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What is pseudobulbar affect (PBA) in multiple sclerosis (MS)?

When coping with a chronic and unpredictable disease such as multiple sclerosis (MS), it is common to experience a wide range of emotions. However, people with MS who have a condition known as pseudobulbar affect (PBA) can be caught off guard by episodes of uncontrollable laughing and/or crying that may be inappropriate, unrelated to the situation at hand, or not expressing their actual mood.

PBA is also known by these other terms: involuntary emotional expression disorder (IEED), emotional liability, emotional incontinence, and pathological laughing and crying. It is associated with neurologic disorders that may include, but are not limited to MS, amyotrophic lateral sclerosis, dementias (including Alzheimer's disease), Parkinson's disease, stroke, and traumatic brain injury. It is estimated that about 10 percent of people with MS suffer from PBA, but because the condition is easily overlooked or misdiagnosed, the number of cases may be much higher.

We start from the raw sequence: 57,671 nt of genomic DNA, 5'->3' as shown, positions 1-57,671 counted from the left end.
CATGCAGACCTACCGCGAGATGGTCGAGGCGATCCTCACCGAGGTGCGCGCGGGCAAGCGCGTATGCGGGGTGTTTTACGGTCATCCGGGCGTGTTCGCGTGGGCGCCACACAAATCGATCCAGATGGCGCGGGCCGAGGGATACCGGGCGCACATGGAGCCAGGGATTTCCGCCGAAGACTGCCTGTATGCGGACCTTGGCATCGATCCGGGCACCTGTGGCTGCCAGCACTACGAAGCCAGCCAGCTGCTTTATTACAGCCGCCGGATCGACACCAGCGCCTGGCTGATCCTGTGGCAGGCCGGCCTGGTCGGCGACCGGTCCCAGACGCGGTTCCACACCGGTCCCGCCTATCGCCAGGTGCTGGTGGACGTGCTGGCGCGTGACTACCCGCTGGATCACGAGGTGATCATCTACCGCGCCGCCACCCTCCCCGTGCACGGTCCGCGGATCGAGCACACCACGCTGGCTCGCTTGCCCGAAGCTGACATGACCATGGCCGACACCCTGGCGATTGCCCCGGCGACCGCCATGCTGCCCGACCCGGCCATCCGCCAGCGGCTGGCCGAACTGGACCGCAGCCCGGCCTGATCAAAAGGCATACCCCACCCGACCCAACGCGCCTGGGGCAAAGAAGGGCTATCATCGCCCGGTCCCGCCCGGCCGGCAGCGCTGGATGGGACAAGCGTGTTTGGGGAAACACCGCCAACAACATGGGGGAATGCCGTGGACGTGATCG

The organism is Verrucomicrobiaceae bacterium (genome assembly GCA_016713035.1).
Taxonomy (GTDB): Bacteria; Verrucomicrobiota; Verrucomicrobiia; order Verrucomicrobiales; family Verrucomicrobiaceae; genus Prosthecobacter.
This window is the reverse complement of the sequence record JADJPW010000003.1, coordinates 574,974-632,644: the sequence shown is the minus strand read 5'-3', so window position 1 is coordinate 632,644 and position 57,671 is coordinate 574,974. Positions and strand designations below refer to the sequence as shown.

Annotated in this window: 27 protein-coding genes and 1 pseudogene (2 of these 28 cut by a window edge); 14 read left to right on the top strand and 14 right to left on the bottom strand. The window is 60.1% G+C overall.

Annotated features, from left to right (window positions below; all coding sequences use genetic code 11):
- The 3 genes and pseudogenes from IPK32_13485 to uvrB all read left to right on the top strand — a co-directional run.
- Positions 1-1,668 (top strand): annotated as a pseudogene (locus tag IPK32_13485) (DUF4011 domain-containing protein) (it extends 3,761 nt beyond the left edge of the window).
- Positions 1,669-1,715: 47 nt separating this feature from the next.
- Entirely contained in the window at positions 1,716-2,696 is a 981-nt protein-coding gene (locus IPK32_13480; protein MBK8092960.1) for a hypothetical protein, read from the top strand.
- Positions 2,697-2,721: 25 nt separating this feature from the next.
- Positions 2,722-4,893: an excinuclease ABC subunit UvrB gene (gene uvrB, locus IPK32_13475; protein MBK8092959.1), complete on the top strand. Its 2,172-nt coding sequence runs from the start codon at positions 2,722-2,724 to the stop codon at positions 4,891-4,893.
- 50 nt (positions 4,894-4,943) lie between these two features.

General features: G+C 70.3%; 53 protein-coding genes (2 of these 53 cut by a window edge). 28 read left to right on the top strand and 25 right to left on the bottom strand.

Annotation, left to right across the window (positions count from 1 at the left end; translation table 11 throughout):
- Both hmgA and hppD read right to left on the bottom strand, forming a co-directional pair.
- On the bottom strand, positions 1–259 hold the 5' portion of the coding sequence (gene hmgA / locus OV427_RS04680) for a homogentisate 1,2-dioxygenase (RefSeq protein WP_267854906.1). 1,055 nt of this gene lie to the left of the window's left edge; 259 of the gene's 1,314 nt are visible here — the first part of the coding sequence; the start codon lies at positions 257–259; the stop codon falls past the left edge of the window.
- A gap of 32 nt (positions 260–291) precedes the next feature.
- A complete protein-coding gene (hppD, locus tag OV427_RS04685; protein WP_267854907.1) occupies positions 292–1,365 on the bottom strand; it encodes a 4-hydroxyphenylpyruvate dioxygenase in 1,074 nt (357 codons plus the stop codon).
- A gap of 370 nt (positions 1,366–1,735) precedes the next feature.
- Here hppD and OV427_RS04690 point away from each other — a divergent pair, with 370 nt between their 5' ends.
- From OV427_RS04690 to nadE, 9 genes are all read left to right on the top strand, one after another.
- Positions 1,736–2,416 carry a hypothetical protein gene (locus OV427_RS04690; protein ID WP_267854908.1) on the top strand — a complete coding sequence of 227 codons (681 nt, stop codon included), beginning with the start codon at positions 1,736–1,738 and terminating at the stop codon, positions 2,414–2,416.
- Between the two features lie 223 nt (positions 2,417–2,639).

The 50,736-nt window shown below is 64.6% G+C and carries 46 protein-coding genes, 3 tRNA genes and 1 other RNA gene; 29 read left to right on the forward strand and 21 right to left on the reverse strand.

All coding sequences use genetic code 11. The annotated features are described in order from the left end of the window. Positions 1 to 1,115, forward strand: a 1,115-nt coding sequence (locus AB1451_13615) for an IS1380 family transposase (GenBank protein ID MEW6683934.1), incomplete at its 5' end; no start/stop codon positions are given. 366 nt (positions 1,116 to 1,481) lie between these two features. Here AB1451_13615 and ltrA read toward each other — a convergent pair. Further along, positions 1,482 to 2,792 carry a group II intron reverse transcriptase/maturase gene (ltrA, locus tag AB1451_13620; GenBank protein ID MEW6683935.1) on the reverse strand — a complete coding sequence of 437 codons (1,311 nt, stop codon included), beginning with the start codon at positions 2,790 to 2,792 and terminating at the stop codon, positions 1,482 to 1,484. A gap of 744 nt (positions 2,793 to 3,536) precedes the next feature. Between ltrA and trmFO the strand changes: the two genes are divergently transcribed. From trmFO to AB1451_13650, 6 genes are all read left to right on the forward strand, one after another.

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Important: This content reflects information from various individuals and organizations and may offer alternative or opposing points of view. It should not be used for medical advice, diagnosis or treatment. As always, you should consult with your healthcare provider about your specific health needs.